The book is about encouraging women, whatever their size, shape, and color, to work toward feeling wonderful about themselves despite today’s media-saturated culture through a 365-day action plan. When I read, I’ve stuck with the book so far, and I’m committed enough to finish out the year. The message of Beautiful You is extremely important for women. The authors remind us we don’t need to buy into all that negative garbage to feel good about ourselves. This book will help you build your worth. I recommend everyone to read it, regardless of gender identity.

If Water Were Fire, A Novel by Sara Salam

This product was recommended by Sara Salam from Sara Salam, Inc.

If Water Were Fire follows teen “good girl” and feminist Sammy Selim as she discovers boys, boundaries, and bullying in the California beachside town of Newport Beach. What does she want, and what will she sacrifice to get it? What will make her happy, she wonders. What will it cost? A story about female empowerment and choice, this novel explores the challenges teen girls face growing up in modern America, the decisions they need to make, and how to rise to the occasion.

Don’t Lose Your Head by Harriet Marsden

This product was recommended by Kourtney Jason from PacificAndCourt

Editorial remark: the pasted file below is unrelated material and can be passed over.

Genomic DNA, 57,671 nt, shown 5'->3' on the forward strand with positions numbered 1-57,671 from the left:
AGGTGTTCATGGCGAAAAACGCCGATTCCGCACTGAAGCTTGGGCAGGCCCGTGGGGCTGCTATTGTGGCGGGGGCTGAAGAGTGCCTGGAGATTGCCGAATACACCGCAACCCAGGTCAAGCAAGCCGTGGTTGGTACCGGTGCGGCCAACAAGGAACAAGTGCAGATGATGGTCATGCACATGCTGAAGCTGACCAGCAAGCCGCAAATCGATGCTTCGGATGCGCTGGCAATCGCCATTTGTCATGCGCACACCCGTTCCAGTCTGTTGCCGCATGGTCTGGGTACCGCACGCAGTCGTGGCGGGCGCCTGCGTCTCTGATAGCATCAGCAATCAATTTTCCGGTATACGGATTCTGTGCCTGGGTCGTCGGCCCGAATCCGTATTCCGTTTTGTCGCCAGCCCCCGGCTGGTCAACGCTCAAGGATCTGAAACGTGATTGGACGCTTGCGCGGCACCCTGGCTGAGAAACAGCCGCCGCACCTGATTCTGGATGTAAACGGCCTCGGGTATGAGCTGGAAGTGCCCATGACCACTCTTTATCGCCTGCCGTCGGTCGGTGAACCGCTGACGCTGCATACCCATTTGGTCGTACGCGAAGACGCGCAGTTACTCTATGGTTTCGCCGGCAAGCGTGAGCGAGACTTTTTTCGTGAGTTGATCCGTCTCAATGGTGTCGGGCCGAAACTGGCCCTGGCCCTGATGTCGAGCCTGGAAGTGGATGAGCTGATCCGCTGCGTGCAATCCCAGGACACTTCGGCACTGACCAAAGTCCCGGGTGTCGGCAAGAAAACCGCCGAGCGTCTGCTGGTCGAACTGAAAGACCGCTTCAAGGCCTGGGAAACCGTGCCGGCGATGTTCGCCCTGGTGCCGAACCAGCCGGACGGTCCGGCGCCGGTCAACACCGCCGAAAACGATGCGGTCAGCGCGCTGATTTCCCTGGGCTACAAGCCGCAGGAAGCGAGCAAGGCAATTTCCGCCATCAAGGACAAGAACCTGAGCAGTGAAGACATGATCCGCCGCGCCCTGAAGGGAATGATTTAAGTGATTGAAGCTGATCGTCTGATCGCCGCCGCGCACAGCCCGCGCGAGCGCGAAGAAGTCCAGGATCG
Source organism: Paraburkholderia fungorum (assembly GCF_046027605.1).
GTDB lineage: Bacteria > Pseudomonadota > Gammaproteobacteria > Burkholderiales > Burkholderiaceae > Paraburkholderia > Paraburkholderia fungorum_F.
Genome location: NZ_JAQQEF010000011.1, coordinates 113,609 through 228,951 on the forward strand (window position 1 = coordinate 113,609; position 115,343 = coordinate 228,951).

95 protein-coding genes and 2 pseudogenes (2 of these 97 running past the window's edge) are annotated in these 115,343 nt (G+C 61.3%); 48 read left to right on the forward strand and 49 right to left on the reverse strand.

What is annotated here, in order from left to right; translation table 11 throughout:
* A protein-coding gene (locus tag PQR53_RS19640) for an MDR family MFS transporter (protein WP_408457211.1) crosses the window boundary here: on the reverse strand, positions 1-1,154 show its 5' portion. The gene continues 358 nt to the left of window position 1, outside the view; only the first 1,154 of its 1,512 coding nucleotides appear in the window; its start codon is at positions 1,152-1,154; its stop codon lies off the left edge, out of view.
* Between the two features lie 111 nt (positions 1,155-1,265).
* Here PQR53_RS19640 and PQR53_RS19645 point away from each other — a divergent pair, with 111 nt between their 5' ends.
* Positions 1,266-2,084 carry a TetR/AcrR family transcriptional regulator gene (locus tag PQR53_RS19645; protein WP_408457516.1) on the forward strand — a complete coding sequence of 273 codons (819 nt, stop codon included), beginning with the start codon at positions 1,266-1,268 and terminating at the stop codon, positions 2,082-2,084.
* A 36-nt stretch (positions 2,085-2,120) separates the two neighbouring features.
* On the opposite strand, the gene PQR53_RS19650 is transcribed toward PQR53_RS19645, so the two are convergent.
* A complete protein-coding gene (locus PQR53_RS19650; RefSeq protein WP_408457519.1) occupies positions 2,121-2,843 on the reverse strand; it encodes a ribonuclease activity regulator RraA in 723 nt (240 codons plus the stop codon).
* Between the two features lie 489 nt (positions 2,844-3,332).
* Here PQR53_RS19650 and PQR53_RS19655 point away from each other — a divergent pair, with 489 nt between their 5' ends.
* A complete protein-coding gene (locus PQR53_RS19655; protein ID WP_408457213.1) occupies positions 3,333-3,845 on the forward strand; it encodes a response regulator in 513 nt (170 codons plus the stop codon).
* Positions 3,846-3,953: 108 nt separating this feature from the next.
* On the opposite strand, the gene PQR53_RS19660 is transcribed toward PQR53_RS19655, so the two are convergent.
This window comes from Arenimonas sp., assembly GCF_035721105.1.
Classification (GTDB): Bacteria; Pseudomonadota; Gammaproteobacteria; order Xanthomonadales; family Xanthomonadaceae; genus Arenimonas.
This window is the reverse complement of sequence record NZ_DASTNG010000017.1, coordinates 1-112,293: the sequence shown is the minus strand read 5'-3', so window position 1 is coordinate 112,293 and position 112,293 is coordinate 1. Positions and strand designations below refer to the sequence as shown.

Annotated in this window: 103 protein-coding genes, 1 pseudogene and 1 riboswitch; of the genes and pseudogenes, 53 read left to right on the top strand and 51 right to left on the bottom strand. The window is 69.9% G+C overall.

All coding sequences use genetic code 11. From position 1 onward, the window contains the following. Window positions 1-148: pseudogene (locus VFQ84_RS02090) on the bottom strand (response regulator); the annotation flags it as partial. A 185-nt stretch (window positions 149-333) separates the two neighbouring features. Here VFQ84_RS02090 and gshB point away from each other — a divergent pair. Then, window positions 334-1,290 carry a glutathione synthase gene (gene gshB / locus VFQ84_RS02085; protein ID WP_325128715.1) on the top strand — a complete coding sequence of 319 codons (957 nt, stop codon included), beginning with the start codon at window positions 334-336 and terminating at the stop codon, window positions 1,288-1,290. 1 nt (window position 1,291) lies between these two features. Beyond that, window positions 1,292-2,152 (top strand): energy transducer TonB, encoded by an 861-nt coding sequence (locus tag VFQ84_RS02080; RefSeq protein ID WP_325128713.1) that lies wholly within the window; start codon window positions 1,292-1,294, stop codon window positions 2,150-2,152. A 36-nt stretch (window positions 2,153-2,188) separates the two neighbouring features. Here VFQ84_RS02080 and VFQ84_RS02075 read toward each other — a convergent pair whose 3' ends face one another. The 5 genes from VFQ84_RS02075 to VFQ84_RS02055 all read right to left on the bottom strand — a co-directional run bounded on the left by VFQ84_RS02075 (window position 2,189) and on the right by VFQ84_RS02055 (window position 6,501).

Looking for a new feminist take on Royal history? Survive alongside Catherine of Aragon, Anne Boleyn, and the rest of King Henry VIII’s ill-fated wives with this witty book of essential life advice, history, and trivia. Don’t Lose Your Head: Life Lessons from the Six Ex-Wives of Henry VIII by Harriet Marsden is written from the perspectives of each of the different women around Henry VIII. You’ll get the facts from the Queen Mother and the less-remembered but no less important Anna of Cleves, Katherine Howard, and more. Don’t Lose Your Head is the story of all six wives, told in their own (imagined) words, along with a few bits from Henry’s mother and daughters. With a bit of sarcasm and friendly charm, each of these legendary ladies explains how their 16th-century hard-earned lessons (from living with unstable men to enduring stifling Tudor traditions) apply to dating, marriage, and feminism in today’s world. Packed with must-know historical trivia, witty anecdotes, and wise advice, Don’t Lose Your Head is an unofficial survival handbook for fans of the hit musical Six as well as anyone fascinated by British royalty and culture.